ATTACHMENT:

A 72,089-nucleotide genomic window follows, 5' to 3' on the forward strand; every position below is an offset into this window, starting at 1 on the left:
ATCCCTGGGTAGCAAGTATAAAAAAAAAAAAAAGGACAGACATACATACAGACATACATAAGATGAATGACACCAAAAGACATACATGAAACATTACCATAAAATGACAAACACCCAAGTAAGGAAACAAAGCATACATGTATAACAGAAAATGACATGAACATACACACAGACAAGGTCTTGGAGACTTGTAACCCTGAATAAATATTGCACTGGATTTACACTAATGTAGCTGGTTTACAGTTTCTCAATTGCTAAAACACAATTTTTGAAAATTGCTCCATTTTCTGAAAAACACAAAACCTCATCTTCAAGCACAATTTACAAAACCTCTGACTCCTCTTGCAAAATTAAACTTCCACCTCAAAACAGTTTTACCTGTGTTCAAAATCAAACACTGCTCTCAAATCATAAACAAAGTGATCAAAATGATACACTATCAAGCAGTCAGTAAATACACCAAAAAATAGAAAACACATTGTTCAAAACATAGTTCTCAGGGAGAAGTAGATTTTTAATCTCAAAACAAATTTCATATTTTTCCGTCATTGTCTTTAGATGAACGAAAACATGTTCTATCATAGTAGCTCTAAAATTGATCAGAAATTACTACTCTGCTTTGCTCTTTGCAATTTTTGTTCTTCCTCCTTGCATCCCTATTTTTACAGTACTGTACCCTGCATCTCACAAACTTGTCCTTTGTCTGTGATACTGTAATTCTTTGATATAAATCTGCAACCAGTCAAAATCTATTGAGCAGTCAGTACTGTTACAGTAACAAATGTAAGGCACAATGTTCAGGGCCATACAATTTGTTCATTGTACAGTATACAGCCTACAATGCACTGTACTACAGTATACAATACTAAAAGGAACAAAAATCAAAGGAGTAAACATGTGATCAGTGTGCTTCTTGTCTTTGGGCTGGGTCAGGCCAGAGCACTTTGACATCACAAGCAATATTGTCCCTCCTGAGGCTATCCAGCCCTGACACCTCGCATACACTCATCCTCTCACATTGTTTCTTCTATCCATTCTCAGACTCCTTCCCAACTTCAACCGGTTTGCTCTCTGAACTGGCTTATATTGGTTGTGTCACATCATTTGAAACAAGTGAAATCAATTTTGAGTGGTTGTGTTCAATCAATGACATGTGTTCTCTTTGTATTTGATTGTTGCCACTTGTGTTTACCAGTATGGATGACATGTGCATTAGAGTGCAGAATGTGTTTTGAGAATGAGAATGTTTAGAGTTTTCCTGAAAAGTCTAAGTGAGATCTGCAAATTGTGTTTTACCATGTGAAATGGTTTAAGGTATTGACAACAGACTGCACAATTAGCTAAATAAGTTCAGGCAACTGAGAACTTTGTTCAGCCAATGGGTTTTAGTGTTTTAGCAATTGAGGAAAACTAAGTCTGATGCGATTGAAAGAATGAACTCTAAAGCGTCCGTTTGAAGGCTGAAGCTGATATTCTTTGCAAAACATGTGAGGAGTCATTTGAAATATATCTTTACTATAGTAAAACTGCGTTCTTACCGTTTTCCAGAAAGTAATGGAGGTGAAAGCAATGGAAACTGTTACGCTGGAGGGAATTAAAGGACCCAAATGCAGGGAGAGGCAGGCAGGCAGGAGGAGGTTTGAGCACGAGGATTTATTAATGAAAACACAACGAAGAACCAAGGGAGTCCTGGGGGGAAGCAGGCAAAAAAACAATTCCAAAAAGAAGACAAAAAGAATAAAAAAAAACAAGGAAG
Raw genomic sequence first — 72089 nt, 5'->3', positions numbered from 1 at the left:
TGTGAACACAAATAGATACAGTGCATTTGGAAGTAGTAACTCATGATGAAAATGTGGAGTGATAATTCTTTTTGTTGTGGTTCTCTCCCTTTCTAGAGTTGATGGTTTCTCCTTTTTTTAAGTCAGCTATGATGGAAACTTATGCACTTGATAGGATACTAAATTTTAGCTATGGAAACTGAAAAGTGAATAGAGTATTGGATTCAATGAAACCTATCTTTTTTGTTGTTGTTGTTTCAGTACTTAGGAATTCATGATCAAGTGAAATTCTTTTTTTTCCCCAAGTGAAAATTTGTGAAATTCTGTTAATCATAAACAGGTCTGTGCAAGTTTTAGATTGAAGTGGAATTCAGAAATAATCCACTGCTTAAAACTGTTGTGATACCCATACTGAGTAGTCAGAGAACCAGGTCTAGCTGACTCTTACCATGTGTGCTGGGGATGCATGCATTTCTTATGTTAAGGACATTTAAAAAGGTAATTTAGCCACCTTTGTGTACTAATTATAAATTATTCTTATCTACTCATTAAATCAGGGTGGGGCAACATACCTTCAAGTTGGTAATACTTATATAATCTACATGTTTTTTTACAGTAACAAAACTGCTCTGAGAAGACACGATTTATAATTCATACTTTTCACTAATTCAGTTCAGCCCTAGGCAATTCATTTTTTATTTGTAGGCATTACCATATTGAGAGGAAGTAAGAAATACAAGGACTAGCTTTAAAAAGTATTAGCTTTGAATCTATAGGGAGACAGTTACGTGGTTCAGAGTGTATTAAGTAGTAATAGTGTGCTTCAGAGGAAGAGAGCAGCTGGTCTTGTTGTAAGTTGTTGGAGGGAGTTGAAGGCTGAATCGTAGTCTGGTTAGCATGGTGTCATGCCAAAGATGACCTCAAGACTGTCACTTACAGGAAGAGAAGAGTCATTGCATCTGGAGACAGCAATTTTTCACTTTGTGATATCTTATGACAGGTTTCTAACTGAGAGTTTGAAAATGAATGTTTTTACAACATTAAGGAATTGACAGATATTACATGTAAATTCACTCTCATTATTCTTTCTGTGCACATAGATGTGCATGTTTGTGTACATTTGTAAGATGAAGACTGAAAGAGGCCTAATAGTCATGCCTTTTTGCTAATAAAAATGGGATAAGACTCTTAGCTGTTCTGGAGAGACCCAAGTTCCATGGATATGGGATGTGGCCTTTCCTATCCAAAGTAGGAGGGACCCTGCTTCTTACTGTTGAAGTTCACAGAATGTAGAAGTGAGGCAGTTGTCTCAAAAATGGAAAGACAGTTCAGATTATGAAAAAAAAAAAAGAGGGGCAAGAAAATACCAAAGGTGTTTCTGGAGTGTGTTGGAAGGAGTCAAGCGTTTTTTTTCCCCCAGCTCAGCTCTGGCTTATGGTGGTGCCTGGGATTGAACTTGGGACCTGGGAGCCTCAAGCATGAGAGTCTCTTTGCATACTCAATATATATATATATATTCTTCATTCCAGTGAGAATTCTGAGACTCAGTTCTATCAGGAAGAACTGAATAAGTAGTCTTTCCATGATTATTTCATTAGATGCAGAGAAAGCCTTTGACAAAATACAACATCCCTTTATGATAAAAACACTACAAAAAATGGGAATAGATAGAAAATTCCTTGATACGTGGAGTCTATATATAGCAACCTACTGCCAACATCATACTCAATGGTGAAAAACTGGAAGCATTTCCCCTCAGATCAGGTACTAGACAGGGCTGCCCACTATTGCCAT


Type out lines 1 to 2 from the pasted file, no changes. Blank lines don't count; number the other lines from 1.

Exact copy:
A 72,089-nucleotide genomic window follows, 5' to 3' on the forward strand; every position below is an offset into this window, starting at 1 on the left:
ATCCCTGGGTAGCAAGTATAAAAAAAAAAAAAAGGACAGACATACATACAGACATACATAAGATGAATGACACCAAAAGACATACATGAAACATTACCATAAAATGACAAACACCCAAGTAAGGAAACAAAGCATACATGTATAACAGAAAATGACATGAACATACACACAGACAAGGTCTTGGAGACTTGTAACCCTGAATAAATATTGCACTGGATTTACACTAATGTAGCTGGTTTACAGTTTCTCAATTGCTAAAACACAATTTTTGAAAATTGCTCCATTTTCTGAAAAACACAAAACCTCATCTTCAAGCACAATTTACAAAACCTCTGACTCCTCTTGCAAAATTAAACTTCCACCTCAAAACAGTTTTACCTGTGTTCAAAATCAAACACTGCTCTCAAATCATAAACAAAGTGATCAAAATGATACACTATCAAGCAGTCAGTAAATACACCAAAAAATAGAAAACACATTGTTCAAAACATAGTTCTCAGGGAGAAGTAGATTTTTAATCTCAAAACAAATTTCATATTTTTCCGTCATTGTCTTTAGATGAACGAAAACATGTTCTATCATAGTAGCTCTAAAATTGATCAGAAATTACTACTCTGCTTTGCTCTTTGCAATTTTTGTTCTTCCTCCTTGCATCCCTATTTTTACAGTACTGTACCCTGCATCTCACAAACTTGTCCTTTGTCTGTGATACTGTAATTCTTTGATATAAATCTGCAACCAGTCAAAATCTATTGAGCAGTCAGTACTGTTACAGTAACAAATGTAAGGCACAATGTTCAGGGCCATACAATTTGTTCATTGTACAGTATACAGCCTACAATGCACTGTACTACAGTATACAATACTAAAAGGAACAAAAATCAAAGGAGTAAACATGTGATCAGTGTGCTTCTTGTCTTTGGGCTGGGTCAGGCCAGAGCACTTTGACATCACAAGCAATATTGTCCCTCCTGAGGCTATCCAGCCCTGACACCTCGCATACACTCATCCTCTCACATTGTTTCTTCTATCCATTCTCAGACTCCTTCCCAACTTCAACCGGTTTGCTCTCTGAACTGGCTTATATTGGTTGTGTCACATCATTTGAAACAAGTGAAATCAATTTTGAGTGGTTGTGTTCAATCAATGACATGTGTTCTCTTTGTATTTGATTGTTGCCACTTGTGTTTACCAGTATGGATGACATGTGCATTAGAGTGCAGAATGTGTTTTGAGAATGAGAATGTTTAGAGTTTTCCTGAAAAGTCTAAGTGAGATCTGCAAATTGTGTTTTACCATGTGAAATGGTTTAAGGTATTGACAACAGACTGCACAATTAGCTAAATAAGTTCAGGCAACTGAGAACTTTGTTCAGCCAATGGGTTTTAGTGTTTTAGCAATTGAGGAAAACTAAGTCTGATGCGATTGAAAGAATGAACTCTAAAGCGTCCGTTTGAAGGCTGAAGCTGATATTCTTTGCAAAACATGTGAGGAGTCATTTGAAATATATCTTTACTATAGTAAAACTGCGTTCTTACCGTTTTCCAGAAAGTAATGGAGGTGAAAGCAATGGAAACTGTTACGCTGGAGGGAATTAAAGGACCCAAATGCAGGGAGAGGCAGGCAGGCAGGAGGAGGTTTGAGCACGAGGATTTATTAATGAAAACACAACGAAGAACCAAGGGAGTCCTGGGGGGAAGCAGGCAAAAAAACAATTCCAAAAAGAAGACAAAAAGAATAAAAAAAAACAAGGAAG